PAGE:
Fred Smith: no time for full stops

Fred Smith met some colourful characters on his way through the NT. Photo by Madge Fletcher

By guest blogger, Fred Smith. Fred Smith is an Australian Diplomat and talented musician. His Dust of Uruzgan tour through the NT took in Alice Springs, Tennant Creek, Katherine and Darwin in May 2014.

What a trip.

Arrived at Alice Springs airport with wife and four month old daughter Ollie to be met by left-handed ranga tour manager Madge Fletcher who chucked us in the back of a HiLux then set me loose for the next two days on the high school students of Alice with workshops on songwriting, peacekeeping and everything in between before the show at Olive Pink Botanical Gardens outdoors alfresco amongst the trees under the moon lovely if a little chilly so I just played faster and slept better afterwards before we got back into the HiLux the next day and started barrelling up the highway to Tennant Creek which, though not preprocessing, turned out to be very friendly or perhaps too friendly as after a great little conference on songwriting with Marcus, Joseph, and Reggie at the Winanjjikari Music Centre and a profitable trip to the Tennant Creek races courtesy of a tip received from a  gentleman called Des at the pub in Barrow Creek, and a concert on the concrete slab out the back of the RSL, I fell to socialising with the Tennant Creek poet laureate, town  photographer and other residents to the extent that I nursed a sullen disposition all the way up to Katherine via Mataranka hot springs recovering in time to do a delightful songwriting, a peacekeeping workshop at Katherine High School and a concert at the extraordinary GYRACC building before the four hour drive to Darwin  where after attending mornos at Robertson Barracks, and yodelling and yarning with Kate O’Toole on ABC  I played to a full house at Brown’s Mart courtesy of some good press and a few personal connections – and then I slept.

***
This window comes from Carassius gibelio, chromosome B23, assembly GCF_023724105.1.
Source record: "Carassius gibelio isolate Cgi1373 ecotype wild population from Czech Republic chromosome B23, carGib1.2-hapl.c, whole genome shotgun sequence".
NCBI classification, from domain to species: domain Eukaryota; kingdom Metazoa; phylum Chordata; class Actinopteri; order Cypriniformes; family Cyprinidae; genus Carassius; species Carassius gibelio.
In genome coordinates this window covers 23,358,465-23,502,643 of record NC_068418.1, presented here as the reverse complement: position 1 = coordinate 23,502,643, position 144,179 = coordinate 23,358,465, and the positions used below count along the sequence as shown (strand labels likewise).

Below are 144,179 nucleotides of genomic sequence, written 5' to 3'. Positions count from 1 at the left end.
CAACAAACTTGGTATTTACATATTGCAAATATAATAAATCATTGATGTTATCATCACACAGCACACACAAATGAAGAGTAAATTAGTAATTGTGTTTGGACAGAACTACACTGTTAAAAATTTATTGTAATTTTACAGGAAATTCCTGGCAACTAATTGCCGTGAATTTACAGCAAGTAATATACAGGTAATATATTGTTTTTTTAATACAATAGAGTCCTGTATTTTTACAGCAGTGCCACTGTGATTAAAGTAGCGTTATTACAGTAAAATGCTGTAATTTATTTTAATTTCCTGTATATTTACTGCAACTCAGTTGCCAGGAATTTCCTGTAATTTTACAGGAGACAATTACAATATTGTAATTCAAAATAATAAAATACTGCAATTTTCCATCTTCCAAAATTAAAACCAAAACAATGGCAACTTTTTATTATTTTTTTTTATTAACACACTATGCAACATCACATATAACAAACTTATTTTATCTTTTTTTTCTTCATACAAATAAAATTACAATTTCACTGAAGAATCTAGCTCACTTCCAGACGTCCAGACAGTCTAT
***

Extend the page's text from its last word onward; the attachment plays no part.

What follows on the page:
It was busy. We never had time for a full stop. But it was good to spend two or three days in each place and sink beneath the surface a little. Madge knew everyone in the Northern Territory and by the end of the tour so did I. Talking to young people and sharing tales from my experiences in the Pacific and Afghanistan was the highlight. Big thanks to Artback NT for their elegant facilitation of an intriguing series of meetings of minds up and down the Stuart Highway.

You can listen to the radio segment with Kate O’Toole here.